Alsop, Marin

Alsop, Marin

(ôl`səp), 1956–, American conductor, b. New York City. The daughter of professional musicians, she began playing the piano at two and the violin at five. Alsop started conducting studies with Carl Bamberger in 1979 and also studied with Harold Farberman, Leonard BernsteinBernstein, Leonard
, 1918–90, American composer, conductor, and pianist, b. Lawrence, Mass., grad. Harvard, 1939, and Curtis Institute of Music, 1941. A highly versatile musician, he was the composer of symphonic works (the Jeremiah Symphony, 1944;
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, and Seiji OzawaOzawa, Seiji
, 1935–, Japanese conductor, b. Japanese-occupied Manchuria. A graduate of the Toho School of Music, Ozawa, who was the first Japanese conductor to gain recognition in the West, won competitions in Europe and the United States and was hired (1961) by the New
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. She founded the Concordia Orchestra in 1984 and accepted her first formal conducting position with the Richmond Symphony in 1988. From 1989 to 1995 she was music director of the Eugene (Oreg.) Symphony and the Long Island Philharmonic and from 1993 to 2003 she led Denver's Colorado Symphony. A guest conductor of many leading orchestras in the United States and Europe, Alsop was principal conductor (2002–8) of England's Bournemouth Symphony and the first conductor to be awarded (2005) a MacArthur Foundation "genius grant." In 2007 she became the first woman to lead a major American symphony when she assumed the music directorship of the Baltimore Symphony OrchestraBaltimore Symphony Orchestra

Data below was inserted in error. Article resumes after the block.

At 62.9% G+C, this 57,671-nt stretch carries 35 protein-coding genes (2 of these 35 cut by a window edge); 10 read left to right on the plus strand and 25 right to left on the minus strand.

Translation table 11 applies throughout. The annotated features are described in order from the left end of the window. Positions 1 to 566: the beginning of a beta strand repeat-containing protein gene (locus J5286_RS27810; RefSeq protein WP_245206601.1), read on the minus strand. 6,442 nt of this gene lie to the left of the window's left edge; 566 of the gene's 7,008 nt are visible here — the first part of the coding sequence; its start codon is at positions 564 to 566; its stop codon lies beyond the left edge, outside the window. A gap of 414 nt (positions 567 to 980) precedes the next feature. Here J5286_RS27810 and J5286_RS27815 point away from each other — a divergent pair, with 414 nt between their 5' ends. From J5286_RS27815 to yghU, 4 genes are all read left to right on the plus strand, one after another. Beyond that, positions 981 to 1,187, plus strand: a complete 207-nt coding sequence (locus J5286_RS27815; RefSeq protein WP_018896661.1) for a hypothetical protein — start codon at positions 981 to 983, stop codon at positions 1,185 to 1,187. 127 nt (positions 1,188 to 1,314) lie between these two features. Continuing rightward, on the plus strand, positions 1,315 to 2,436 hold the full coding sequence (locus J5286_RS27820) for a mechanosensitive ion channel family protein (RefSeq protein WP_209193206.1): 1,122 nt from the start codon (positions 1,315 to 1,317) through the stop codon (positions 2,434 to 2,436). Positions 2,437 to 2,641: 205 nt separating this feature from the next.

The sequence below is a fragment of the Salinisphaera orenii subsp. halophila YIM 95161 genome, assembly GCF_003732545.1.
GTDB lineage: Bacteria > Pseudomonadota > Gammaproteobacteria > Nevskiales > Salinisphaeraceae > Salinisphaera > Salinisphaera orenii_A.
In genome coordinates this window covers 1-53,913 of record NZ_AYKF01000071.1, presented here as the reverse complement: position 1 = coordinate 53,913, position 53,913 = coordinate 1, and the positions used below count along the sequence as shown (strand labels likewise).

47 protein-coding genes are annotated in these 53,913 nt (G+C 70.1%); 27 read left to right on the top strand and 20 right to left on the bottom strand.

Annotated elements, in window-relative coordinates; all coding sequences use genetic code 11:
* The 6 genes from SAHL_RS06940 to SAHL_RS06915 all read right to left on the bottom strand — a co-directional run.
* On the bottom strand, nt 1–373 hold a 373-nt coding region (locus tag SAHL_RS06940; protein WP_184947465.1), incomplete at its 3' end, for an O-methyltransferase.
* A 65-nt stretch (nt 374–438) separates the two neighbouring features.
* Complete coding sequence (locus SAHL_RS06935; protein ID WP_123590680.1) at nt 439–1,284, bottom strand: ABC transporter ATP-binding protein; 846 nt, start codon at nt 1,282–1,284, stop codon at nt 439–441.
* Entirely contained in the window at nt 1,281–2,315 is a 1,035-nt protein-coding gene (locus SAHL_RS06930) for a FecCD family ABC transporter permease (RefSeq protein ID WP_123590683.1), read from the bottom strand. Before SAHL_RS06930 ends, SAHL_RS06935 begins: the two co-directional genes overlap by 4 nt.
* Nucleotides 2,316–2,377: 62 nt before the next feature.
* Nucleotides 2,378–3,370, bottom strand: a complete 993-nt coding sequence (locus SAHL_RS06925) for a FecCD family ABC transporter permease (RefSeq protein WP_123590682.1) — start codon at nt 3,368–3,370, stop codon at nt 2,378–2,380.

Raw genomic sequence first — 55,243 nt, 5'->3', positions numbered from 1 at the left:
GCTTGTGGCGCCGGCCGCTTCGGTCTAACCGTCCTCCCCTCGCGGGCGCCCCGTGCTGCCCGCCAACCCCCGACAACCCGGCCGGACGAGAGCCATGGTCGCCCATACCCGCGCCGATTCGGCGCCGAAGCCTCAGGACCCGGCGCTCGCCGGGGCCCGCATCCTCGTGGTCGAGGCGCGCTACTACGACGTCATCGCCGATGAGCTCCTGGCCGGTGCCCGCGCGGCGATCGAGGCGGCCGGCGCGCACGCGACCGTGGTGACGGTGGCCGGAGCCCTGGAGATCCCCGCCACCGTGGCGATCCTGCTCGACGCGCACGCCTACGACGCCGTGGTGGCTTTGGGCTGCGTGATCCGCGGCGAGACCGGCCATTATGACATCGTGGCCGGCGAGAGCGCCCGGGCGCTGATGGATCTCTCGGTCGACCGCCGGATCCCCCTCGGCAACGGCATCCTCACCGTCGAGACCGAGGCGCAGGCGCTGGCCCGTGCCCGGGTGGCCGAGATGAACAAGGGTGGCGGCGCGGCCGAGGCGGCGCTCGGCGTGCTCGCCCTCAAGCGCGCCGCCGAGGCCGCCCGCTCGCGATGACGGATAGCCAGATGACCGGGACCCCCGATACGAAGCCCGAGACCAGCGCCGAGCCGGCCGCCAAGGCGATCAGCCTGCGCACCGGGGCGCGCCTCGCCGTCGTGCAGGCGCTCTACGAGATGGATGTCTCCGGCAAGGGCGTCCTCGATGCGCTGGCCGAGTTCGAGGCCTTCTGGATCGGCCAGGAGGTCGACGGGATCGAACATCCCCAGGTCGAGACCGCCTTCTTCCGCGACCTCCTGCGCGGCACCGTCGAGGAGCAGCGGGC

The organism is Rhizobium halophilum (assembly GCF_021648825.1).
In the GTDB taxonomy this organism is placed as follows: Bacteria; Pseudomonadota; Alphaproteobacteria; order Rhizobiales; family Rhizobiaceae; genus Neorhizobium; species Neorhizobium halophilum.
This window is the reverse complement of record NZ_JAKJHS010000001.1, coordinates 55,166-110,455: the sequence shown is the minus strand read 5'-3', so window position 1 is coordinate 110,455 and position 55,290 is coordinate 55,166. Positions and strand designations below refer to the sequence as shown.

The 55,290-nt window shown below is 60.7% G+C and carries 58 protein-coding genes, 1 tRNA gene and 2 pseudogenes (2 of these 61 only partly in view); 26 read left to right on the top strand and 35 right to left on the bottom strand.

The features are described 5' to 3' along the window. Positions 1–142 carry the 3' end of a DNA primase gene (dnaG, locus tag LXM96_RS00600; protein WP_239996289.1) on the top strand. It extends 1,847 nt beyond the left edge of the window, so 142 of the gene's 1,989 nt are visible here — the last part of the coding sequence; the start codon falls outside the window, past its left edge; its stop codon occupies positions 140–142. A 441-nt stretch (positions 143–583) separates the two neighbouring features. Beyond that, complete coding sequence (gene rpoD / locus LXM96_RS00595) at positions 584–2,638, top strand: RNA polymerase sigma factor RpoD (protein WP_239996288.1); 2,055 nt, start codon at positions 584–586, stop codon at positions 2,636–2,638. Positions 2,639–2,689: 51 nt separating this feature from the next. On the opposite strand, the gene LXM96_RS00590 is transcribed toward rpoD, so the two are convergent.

(BSO), founded 1916. Originally a branch of the city's municipal government, it was reorganized as a private institution in 1942. Its main home is the 2,443-seat Joseph Meyerhoff Symphony Hall (1982, renovated 1997); it also performs at the Music
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. Extremely popular, she has reinvigorated the orchestra. Throughout her career, she has shown particular interest in Romantic, contemporary, and American music.